Continuous rotation of the pulley 20 will eventually cause the roller 42 on the driving gear 38 to reach the peak formation 52, as shown in FIG. 5. At this point, the driving gear 38 is in meshing engagement with the bevel gear 16 and the finger 66 has already triggered the switch 68 in order to cut power to the motor. After the gears 16 and 38 have been brought in meshing engagement, as shown in FIG. 5, further rotation of the pulley 20 will cause the cam member 46 and the driving member 14 to rotate jointly by overcoming the friction forces exerted on the cam member 46 by the spring blade 54. Accordingly, there will be a sliding movement between the spring blade 54 and the cam member 46. The joint rotation of the cam member 46 and the driving gear 38 at this stage will ensure the integrity of the meshing engagement between the driving gear 38 and the driven gear 16. Therefore, the rotation imparted to the shaft 22 and, thus, the driving gear 38, by the pulley 20 will be transmitted to the driven gear 16 and its associated shaft 18 in order to operate the closure. All of the above steps are performed by simply pulling on the chain engaged with the pulley. All the steps are, thus, done in a single operation.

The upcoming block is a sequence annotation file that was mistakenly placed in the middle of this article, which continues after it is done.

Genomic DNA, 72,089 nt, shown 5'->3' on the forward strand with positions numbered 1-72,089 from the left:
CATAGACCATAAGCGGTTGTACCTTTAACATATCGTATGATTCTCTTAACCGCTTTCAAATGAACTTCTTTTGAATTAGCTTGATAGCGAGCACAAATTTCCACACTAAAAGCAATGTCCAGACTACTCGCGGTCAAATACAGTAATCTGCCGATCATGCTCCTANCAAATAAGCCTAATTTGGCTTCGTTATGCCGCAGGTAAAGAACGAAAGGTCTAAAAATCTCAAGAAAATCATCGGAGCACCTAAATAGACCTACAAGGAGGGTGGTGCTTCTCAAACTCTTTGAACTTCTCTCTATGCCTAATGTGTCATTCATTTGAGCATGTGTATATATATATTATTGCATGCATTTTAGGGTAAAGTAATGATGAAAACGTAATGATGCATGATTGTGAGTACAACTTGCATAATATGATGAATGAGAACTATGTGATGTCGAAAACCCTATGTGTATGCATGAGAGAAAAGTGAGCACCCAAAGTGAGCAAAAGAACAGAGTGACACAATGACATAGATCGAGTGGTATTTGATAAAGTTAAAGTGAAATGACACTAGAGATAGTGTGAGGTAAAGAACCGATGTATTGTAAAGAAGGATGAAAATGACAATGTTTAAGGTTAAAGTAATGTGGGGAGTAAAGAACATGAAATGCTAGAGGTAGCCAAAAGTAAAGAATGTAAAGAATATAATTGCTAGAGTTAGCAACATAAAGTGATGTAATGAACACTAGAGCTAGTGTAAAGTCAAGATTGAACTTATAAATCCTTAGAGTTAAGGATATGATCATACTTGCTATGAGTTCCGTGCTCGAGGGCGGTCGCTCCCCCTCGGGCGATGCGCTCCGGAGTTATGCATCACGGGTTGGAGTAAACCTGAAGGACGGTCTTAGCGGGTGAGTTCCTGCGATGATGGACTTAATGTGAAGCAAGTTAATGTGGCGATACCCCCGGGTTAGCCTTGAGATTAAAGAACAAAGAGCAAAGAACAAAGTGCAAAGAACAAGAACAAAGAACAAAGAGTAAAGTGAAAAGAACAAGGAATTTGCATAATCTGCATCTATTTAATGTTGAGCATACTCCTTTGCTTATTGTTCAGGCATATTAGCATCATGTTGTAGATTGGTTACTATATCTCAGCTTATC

By releasing the chain extending over the pulley 20, the forces on the spring 62 will be released, and the latter will pushed on the collar 64 to axially move the driving gear 38 back to its idle position shown in FIG. 3.

The fact that the pulley 20 is structurally isolated from the cam 46, the roller 42 and the driving gear 38 allows the device 10 to be readily reconfigurable for installation on either side of the operator. Indeed, one has simply to remove the pulley 20 from one end of the shaft 22 and installed it back on the opposed end of the shaft 22 to convert the device from a right hand side mountable device to a left hand side mountable device. As opposed to known prior devices, the technician has solely to change the position of the pulley on the shaft without modifying the remaining parts of the system.